The family court ultimately found that the proposed move was not reasonable in light of the stated purpose and was not in good faith. The family court then reallocated the custodial responsibility by granting primary custody of the child to the father, finding that it was in the child's best interests.

         The mother timely filed a motion for reconsideration with the family court, which was denied by order in December of 2017. The family court expounded on its decision, stating that the mother's failure to provide sixty days' notice as required by West Virginia Code § 48-9-403(b) further lent itself to the conclusion that her request was not made in good faith. The family court opined that the mother "had a home . . . in Weston, West Virginia, in which she could have continued to reside and to wait out the sixty day period." Further, the family court pointed to Robbie D.'s testimony that the family eventually hoped to move to Myrtle Beach and that it was their "six-year plan" to support its finding that the mother intended to move to South Carolina prior to receiving the employment offer from Murphy USA.

         Later in December, the mother appealed the family court's denial of her request to relocate. The circuit court held a hearing on the matter on February 5, 2018, and later issued an order reversing the family court's order. The circuit court determined that the family court relied on three findings that were clearly erroneous. First, the family court found that "comparable employment closer to Lewis County could have been investigated, but was not." The circuit court found that the evidence clearly established that Robbie D. put in "more than a score" of applications throughout West Virginia and surrounding areas. However, he received no responses from any employers. Second, the family court erred in finding that Robbie D. only searched for jobs for two weeks before accepting employment with Murphy USA when the evidence suggested that he searched for approximately four weeks. The circuit court further noted that nothing in West Virginia Code § 48-9-403(d)(1) required that Robbie D. "reject the only offer he received and forego the likelihood of a $10, 000 pay increase until he meets a minimum number of weeks searching for a job." Third, the circuit court found that the family court's reliance on the August 1, 2017, offer letter in finding that the mother intended to move to South Carolina all along was misplaced. The letter clearly stated that the letter was "to confirm our offer of employment." The circuit court explained that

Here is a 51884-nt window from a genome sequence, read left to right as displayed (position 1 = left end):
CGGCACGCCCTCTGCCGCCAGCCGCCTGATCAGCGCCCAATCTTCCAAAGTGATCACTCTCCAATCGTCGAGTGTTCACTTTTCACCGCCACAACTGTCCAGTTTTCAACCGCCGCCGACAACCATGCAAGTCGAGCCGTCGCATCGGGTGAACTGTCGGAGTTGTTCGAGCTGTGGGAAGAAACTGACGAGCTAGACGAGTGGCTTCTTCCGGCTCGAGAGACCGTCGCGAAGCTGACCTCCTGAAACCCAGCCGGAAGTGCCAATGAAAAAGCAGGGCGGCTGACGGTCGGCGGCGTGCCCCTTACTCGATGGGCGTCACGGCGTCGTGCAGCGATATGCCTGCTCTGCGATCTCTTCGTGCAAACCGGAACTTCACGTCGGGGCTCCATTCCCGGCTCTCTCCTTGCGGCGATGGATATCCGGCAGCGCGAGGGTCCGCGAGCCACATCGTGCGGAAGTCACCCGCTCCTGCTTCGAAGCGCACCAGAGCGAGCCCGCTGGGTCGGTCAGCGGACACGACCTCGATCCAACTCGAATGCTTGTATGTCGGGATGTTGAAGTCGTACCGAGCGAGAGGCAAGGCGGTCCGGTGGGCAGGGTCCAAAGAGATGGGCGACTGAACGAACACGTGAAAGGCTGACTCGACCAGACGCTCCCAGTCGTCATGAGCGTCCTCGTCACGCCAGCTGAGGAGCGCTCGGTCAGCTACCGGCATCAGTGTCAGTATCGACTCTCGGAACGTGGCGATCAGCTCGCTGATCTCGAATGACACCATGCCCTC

[c]learly Murphy [USA] would not 'confirm' an offer that had not yet been made, meaning that the offer was made some time prior to August 1. There is no evidence whatsoever in the record that the date on which the offer was made was other than July 25, the same day [the mother] filed her notice of relocation.

         The circuit court emphasized that it was undisputed that the mother's request to relocate was "for a legitimate purpose" given that she was relocating to be with her husband, whose only offer of work required relocation to South Carolina. See W.Va. Code § 48-9-403(d)(1) (setting forth circumstances that constitute a legitimate purpose, which include joining a "spouse . . . who is pursuing a significant employment or educational opportunity, in another location"). However, the circuit court disagreed with the family court's determination that the requested relocation was not in good faith or to a reasonable location in light of the stated purpose. The circuit court reasoned that it was erroneous to expect the mother and Robbie D. to stay in the area and possibly pursue a different career, even at the cost of losing their home or second car. Although Robbie D. was not a "brain surgeon," the circuit court found nothing in the statute to indicate that one must explore a career change before a finding of good faith can be made. Nor did the statute require that the mother and Robbie D. turn down a definite job offer in order to continue searching for a comparable position closer to home.

         While the circuit court rebuked the mother for moving the child to South Carolina before the matter of relocation had been resolved, it ultimately found that she met the criteria for relocating pursuant to West Virginia Code § 48-9-403(d)(1), and that her request to relocate was for a legitimate purpose, to a reasonable location, and made in good ...